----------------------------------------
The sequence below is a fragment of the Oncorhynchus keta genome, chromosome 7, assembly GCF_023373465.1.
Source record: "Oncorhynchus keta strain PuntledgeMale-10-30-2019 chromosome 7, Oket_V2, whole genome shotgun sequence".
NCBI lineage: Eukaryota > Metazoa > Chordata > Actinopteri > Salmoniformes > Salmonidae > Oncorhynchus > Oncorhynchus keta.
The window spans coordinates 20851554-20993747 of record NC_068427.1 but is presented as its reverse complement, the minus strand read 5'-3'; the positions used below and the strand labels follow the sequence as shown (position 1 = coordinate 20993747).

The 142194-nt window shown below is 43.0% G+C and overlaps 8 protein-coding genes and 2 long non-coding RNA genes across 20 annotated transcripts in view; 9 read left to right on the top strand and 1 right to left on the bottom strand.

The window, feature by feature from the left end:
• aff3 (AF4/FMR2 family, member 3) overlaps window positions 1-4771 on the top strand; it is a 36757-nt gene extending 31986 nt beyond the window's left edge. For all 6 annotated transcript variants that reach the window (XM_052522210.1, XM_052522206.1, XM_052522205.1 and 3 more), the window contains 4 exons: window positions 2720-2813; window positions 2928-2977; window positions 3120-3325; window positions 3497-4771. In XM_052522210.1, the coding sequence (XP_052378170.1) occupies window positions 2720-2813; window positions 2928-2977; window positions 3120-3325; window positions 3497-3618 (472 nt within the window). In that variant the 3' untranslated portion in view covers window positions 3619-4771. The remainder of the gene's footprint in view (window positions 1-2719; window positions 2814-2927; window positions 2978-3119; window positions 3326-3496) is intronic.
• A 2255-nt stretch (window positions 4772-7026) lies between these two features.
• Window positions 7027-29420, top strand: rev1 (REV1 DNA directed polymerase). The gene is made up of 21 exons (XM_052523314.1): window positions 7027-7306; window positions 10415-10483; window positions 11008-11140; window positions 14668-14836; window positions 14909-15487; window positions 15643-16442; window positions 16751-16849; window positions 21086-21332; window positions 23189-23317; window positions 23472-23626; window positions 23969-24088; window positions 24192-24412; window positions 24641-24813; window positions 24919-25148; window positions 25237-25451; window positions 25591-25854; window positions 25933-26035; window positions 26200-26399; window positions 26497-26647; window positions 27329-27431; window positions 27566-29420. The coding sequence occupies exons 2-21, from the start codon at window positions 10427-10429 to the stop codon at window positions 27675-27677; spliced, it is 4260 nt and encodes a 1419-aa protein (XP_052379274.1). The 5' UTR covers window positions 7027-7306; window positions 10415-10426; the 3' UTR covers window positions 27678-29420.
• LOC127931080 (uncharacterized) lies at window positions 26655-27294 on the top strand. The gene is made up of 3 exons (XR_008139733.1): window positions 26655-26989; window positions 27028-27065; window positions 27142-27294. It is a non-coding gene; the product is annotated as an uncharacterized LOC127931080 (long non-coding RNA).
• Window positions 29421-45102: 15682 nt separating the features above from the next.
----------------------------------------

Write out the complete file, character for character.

The sequence below is a fragment of the Oncorhynchus keta genome, chromosome 7, assembly GCF_023373465.1.
Source record: "Oncorhynchus keta strain PuntledgeMale-10-30-2019 chromosome 7, Oket_V2, whole genome shotgun sequence".
NCBI lineage: Eukaryota > Metazoa > Chordata > Actinopteri > Salmoniformes > Salmonidae > Oncorhynchus > Oncorhynchus keta.
The window spans coordinates 20851554-20993747 of record NC_068427.1 but is presented as its reverse complement, the minus strand read 5'-3'; the positions used below and the strand labels follow the sequence as shown (position 1 = coordinate 20993747).

The 142194-nt window shown below is 43.0% G+C and overlaps 8 protein-coding genes and 2 long non-coding RNA genes across 20 annotated transcripts in view; 9 read left to right on the top strand and 1 right to left on the bottom strand.

The window, feature by feature from the left end:
• aff3 (AF4/FMR2 family, member 3) overlaps window positions 1-4771 on the top strand; it is a 36757-nt gene extending 31986 nt beyond the window's left edge. For all 6 annotated transcript variants that reach the window (XM_052522210.1, XM_052522206.1, XM_052522205.1 and 3 more), the window contains 4 exons: window positions 2720-2813; window positions 2928-2977; window positions 3120-3325; window positions 3497-4771. In XM_052522210.1, the coding sequence (XP_052378170.1) occupies window positions 2720-2813; window positions 2928-2977; window positions 3120-3325; window positions 3497-3618 (472 nt within the window). In that variant the 3' untranslated portion in view covers window positions 3619-4771. The remainder of the gene's footprint in view (window positions 1-2719; window positions 2814-2927; window positions 2978-3119; window positions 3326-3496) is intronic.
• A 2255-nt stretch (window positions 4772-7026) lies between these two features.
• Window positions 7027-29420, top strand: rev1 (REV1 DNA directed polymerase). The gene is made up of 21 exons (XM_052523314.1): window positions 7027-7306; window positions 10415-10483; window positions 11008-11140; window positions 14668-14836; window positions 14909-15487; window positions 15643-16442; window positions 16751-16849; window positions 21086-21332; window positions 23189-23317; window positions 23472-23626; window positions 23969-24088; window positions 24192-24412; window positions 24641-24813; window positions 24919-25148; window positions 25237-25451; window positions 25591-25854; window positions 25933-26035; window positions 26200-26399; window positions 26497-26647; window positions 27329-27431; window positions 27566-29420. The coding sequence occupies exons 2-21, from the start codon at window positions 10427-10429 to the stop codon at window positions 27675-27677; spliced, it is 4260 nt and encodes a 1419-aa protein (XP_052379274.1). The 5' UTR covers window positions 7027-7306; window positions 10415-10426; the 3' UTR covers window positions 27678-29420.
• LOC127931080 (uncharacterized) lies at window positions 26655-27294 on the top strand. The gene is made up of 3 exons (XR_008139733.1): window positions 26655-26989; window positions 27028-27065; window positions 27142-27294. It is a non-coding gene; the product is annotated as an uncharacterized LOC127931080 (long non-coding RNA).
• Window positions 29421-45102: 15682 nt separating the features above from the next.